Radio building taken down in seconds

Radio Network House implosion.
Radio Network House implosion.
Radio Network House implosion.
Radio Network House implosion.
Radio Network House implosion as seen from the Woolston Fire Station.
Radio Network House implosion as seen from the Woolston Fire Station.
Radio Network House implosion as seen from the Woolston Fire Station.
Radio Network House implosion as seen from the Woolston Fire Station.
Radio Network House implosion.
Radio Network House implosion.
A couple view the remains of Radio Network House.
A couple view the remains of Radio Network House.
The Newstalk ZB building goes down...
The Newstalk ZB building goes down...
The Newstalk ZB building goes down...
The Newstalk ZB building goes down...
And it's gone.
And it's gone.
The building early this morning.
The building early this morning.
...and minutes after the implosion.
...and minutes after the implosion.
Thousands of people turned out to watch the demolition.
Thousands of people turned out to watch the demolition.
Radio Network House implosion.
Radio Network House implosion.
Radio Network House implosion.
Radio Network House implosion.
Radio Network House implosion.
Radio Network House implosion.
Radio Network House implosion.
Radio Network House implosion.
Radio Network House implosion.
Radio Network House implosion.
Radio Network House implosion.
Radio Network House implosion.
Radio Network House implosion.
Radio Network House implosion.

A short series of ear-shattering explosions was all it took to demolish Radio Network House in Christchurch.

The 14-storey building  is now a pile of rubble between Manchester St and Latimer Square.

Mark Loizeaux, president of Controlled Demolition who headed the project, said the implosion went better than planned.

"I really didn't think we would get the structure to roll to the north as far as we did, it went a bit further than I had hoped so I am lucky,'' he said.

Initial reports indicated there was no damage to nearby buildings.

A seismograph reading taken during the implosion showed the resulting ground velocity was about 12 millimetres per second.

''Which is very low,'' Loizaeux said.

"That's about the same as crawling one of the track machines across the site''

Greg Hedges, CEO of building owner Nor West Arch No.4, said it was sad to see it go.

''There have been good memories with that building, to see it like that its difficult,'' he said.

"I thought it was magnificent the way it went down.

''I must say I was slightly apprehensive after the first volley of explosions went and it was still standing, and then the second lot just brought it all down.

'LOUD AND DUSTY'

A Cashmere resident said it was like "a bomb going off" and was "loud and dusty".

Somerfield resident Marcella Cassiani said she "definitely heard it here".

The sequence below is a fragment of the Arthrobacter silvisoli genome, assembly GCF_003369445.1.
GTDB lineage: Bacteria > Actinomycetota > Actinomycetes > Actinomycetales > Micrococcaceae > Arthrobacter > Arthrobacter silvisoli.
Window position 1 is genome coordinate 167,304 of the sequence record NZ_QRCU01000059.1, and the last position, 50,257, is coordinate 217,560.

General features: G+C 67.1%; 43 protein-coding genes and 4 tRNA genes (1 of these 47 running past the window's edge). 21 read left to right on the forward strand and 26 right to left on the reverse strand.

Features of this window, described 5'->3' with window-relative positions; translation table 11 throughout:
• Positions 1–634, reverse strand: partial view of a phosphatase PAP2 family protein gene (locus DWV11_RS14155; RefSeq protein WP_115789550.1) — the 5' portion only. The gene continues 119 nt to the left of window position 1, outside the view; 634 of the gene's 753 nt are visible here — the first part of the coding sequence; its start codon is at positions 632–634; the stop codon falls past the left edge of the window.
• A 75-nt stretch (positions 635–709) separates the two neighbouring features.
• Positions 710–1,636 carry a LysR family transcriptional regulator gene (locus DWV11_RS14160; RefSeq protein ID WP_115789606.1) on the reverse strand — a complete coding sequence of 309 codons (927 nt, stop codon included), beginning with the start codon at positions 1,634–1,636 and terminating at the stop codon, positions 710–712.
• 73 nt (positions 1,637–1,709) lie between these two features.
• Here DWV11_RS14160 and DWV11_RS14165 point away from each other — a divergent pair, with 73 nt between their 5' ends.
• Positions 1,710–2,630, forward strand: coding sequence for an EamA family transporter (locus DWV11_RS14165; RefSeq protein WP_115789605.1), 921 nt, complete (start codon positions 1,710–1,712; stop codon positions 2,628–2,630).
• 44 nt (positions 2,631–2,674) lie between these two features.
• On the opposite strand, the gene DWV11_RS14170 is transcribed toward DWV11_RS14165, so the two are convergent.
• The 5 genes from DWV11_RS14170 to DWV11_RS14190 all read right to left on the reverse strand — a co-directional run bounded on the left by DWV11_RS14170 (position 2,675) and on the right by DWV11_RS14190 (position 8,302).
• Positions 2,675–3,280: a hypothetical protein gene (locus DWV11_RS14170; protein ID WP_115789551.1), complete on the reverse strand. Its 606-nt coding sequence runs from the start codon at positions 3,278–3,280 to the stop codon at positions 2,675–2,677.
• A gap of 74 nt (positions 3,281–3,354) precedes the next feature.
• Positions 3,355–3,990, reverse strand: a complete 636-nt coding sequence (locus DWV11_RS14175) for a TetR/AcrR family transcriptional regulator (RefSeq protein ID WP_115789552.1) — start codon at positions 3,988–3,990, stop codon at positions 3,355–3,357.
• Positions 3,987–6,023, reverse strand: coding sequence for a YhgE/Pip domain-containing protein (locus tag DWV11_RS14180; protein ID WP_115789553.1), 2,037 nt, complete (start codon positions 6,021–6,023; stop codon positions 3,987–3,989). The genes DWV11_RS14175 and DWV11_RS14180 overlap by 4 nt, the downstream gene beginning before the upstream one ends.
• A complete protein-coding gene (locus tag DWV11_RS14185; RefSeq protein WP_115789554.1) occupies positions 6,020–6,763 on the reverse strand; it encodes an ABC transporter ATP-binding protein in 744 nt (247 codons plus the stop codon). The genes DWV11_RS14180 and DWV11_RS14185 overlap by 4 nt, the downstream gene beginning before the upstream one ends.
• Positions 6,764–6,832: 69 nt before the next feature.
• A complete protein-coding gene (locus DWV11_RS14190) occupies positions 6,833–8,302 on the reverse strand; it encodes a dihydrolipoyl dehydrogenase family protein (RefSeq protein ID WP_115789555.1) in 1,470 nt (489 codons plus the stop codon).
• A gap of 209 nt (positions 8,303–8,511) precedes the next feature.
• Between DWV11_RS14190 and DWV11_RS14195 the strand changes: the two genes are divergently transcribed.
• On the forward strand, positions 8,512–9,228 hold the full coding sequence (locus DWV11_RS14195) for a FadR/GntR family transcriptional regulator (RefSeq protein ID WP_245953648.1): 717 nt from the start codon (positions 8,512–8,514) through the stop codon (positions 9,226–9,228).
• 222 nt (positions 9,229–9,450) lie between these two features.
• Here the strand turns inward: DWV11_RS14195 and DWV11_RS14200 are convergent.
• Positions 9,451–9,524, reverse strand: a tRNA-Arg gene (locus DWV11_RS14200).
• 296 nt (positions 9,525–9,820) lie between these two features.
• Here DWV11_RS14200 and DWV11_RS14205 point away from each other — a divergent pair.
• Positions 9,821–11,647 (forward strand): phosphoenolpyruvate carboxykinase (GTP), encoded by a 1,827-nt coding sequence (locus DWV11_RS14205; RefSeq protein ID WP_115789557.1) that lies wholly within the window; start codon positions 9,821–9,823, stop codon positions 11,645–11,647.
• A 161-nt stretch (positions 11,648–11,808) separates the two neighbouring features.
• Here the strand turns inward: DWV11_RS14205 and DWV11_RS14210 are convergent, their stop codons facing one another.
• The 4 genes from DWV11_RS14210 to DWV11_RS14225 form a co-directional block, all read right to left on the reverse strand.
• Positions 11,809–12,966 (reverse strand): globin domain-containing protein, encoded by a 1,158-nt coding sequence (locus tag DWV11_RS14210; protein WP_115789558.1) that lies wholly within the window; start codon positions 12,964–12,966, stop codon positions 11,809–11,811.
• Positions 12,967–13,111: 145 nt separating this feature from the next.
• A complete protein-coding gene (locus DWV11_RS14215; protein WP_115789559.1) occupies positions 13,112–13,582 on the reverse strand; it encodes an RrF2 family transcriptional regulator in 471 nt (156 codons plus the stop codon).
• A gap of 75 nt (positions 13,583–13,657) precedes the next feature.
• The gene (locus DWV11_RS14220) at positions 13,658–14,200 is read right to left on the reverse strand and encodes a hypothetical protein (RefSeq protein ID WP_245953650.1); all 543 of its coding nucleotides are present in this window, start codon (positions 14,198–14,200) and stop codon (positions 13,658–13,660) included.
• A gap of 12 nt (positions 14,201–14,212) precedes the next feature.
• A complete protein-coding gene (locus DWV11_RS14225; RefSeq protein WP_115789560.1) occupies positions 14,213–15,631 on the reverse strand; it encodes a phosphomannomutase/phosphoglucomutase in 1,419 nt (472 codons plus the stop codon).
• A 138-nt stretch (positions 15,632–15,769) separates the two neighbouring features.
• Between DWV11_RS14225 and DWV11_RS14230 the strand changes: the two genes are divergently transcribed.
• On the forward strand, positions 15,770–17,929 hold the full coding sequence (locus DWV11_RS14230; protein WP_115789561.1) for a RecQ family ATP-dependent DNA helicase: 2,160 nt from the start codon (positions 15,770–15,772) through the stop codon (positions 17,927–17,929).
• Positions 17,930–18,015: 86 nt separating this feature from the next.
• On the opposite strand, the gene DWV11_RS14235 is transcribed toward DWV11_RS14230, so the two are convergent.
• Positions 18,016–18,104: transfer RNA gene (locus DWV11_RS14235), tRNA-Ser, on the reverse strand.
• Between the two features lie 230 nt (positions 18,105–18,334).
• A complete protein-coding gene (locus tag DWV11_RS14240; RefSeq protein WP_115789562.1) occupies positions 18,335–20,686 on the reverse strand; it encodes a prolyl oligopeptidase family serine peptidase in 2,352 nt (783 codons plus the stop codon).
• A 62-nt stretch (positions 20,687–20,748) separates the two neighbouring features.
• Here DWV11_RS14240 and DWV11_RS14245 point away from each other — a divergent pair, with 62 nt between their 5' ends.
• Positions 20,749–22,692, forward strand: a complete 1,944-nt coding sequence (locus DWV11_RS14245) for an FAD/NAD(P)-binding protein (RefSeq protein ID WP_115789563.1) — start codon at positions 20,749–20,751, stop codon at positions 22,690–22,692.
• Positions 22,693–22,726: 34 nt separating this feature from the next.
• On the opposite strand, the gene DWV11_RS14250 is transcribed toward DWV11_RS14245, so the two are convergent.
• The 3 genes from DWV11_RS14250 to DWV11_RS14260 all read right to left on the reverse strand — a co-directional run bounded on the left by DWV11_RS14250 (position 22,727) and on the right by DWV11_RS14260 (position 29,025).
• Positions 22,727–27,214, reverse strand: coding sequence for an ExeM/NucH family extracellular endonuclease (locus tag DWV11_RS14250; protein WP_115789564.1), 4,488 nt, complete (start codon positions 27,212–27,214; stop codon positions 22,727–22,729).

"Three loud booms, a pause then three more. No shaking though, thankfully," she said. 

Debbie Sutton from Barrington heard "about three bomb like noises".

"I realised what it was and felt quite sad actually but also intrigued about how it all works," she said.

Naylor Love was the prime contractor and Ceres New Zealand was the subcontractor responsible for the demolition.

Ceres long-term recovery manager Bill Johnson said the implosion would be achieved byplacing small explosives charges in holes drilled in the support columns of the building.

A total of 60 kilograms of explosives was be used to bring down the building.

"By carefully controlling the sequence of the firing of the charges, the demolition of the building will occur by utilising gravity. The weight of the upper part of the building will destroy the lower portion," he said.

He said the implosion would result in minimal shaking as the lower levels of the building would absorb the energy of the impact.

He said the shaking could not be compared to a quake as the "vibrations were different".

An exclusion-zone fence will be installed, about a block in either direction of the Worcester St building, to ensure the safety of the public.

The cost of the implosion is close to $1 million and is covered by the owner's insurance.

In comparison, alternative methods of demolition were quoted at about $1.2m.

After the implosion, all public roads would be cleared before being reopened to traffic.

JAYDEN'S BIG MOMENT

The honour of pushing the button which will trigger the implosion was been bestowed on 6-year-old Queenstown boy Jayden Halliwell.

Eight demolition companies won a Trade Me auction to implode the 14-storey Radio Network House with a bid of $26,000, and they gave the opportunity to the Child Cancer Foundation, which nominated Jayden.

Jayden is undergoing cancer treatment and is staying with mother Justine at Ronald McDonald House in central Christchurch.

The Press